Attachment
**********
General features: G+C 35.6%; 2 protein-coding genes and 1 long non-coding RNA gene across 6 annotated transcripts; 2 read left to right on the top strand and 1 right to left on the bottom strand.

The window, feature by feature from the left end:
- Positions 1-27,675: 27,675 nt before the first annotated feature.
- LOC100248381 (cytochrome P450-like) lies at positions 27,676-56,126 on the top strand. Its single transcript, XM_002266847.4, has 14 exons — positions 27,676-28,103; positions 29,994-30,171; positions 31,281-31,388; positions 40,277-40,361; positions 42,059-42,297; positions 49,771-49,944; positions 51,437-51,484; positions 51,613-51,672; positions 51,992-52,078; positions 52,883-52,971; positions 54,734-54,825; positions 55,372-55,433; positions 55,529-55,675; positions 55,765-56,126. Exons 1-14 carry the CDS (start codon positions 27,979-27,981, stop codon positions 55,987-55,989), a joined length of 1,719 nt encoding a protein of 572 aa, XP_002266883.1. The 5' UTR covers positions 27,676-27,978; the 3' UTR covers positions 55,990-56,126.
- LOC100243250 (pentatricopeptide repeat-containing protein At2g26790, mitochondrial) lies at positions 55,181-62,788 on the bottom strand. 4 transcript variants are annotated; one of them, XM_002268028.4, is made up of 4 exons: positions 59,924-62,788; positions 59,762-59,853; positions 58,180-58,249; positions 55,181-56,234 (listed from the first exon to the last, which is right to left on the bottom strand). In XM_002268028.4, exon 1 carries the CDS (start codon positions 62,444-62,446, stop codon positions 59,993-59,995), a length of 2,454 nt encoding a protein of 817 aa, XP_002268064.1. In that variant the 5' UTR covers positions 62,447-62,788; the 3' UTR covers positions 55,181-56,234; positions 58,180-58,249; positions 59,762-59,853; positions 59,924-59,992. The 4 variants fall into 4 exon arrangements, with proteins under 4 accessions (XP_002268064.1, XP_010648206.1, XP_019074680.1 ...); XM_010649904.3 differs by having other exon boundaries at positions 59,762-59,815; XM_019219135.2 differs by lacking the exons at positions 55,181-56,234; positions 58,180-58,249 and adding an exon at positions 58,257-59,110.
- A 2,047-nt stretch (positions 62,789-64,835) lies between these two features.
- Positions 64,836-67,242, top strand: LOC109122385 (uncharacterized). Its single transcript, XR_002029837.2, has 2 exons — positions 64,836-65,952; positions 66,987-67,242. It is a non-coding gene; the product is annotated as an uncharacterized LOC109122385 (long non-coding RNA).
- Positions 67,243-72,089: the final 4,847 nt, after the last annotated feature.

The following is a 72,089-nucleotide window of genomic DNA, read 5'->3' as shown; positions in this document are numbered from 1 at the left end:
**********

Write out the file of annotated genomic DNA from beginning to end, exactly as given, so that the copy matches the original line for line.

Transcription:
General features: G+C 35.6%; 2 protein-coding genes and 1 long non-coding RNA gene across 6 annotated transcripts; 2 read left to right on the top strand and 1 right to left on the bottom strand.

The window, feature by feature from the left end:
- Positions 1-27,675: 27,675 nt before the first annotated feature.
- LOC100248381 (cytochrome P450-like) lies at positions 27,676-56,126 on the top strand. Its single transcript, XM_002266847.4, has 14 exons — positions 27,676-28,103; positions 29,994-30,171; positions 31,281-31,388; positions 40,277-40,361; positions 42,059-42,297; positions 49,771-49,944; positions 51,437-51,484; positions 51,613-51,672; positions 51,992-52,078; positions 52,883-52,971; positions 54,734-54,825; positions 55,372-55,433; positions 55,529-55,675; positions 55,765-56,126. Exons 1-14 carry the CDS (start codon positions 27,979-27,981, stop codon positions 55,987-55,989), a joined length of 1,719 nt encoding a protein of 572 aa, XP_002266883.1. The 5' UTR covers positions 27,676-27,978; the 3' UTR covers positions 55,990-56,126.
- LOC100243250 (pentatricopeptide repeat-containing protein At2g26790, mitochondrial) lies at positions 55,181-62,788 on the bottom strand. 4 transcript variants are annotated; one of them, XM_002268028.4, is made up of 4 exons: positions 59,924-62,788; positions 59,762-59,853; positions 58,180-58,249; positions 55,181-56,234 (listed from the first exon to the last, which is right to left on the bottom strand). In XM_002268028.4, exon 1 carries the CDS (start codon positions 62,444-62,446, stop codon positions 59,993-59,995), a length of 2,454 nt encoding a protein of 817 aa, XP_002268064.1. In that variant the 5' UTR covers positions 62,447-62,788; the 3' UTR covers positions 55,181-56,234; positions 58,180-58,249; positions 59,762-59,853; positions 59,924-59,992. The 4 variants fall into 4 exon arrangements, with proteins under 4 accessions (XP_002268064.1, XP_010648206.1, XP_019074680.1 ...); XM_010649904.3 differs by having other exon boundaries at positions 59,762-59,815; XM_019219135.2 differs by lacking the exons at positions 55,181-56,234; positions 58,180-58,249 and adding an exon at positions 58,257-59,110.
- A 2,047-nt stretch (positions 62,789-64,835) lies between these two features.
- Positions 64,836-67,242, top strand: LOC109122385 (uncharacterized). Its single transcript, XR_002029837.2, has 2 exons — positions 64,836-65,952; positions 66,987-67,242. It is a non-coding gene; the product is annotated as an uncharacterized LOC109122385 (long non-coding RNA).
- Positions 67,243-72,089: the final 4,847 nt, after the last annotated feature.

The following is a 72,089-nucleotide window of genomic DNA, read 5'->3' as shown; positions in this document are numbered from 1 at the left end: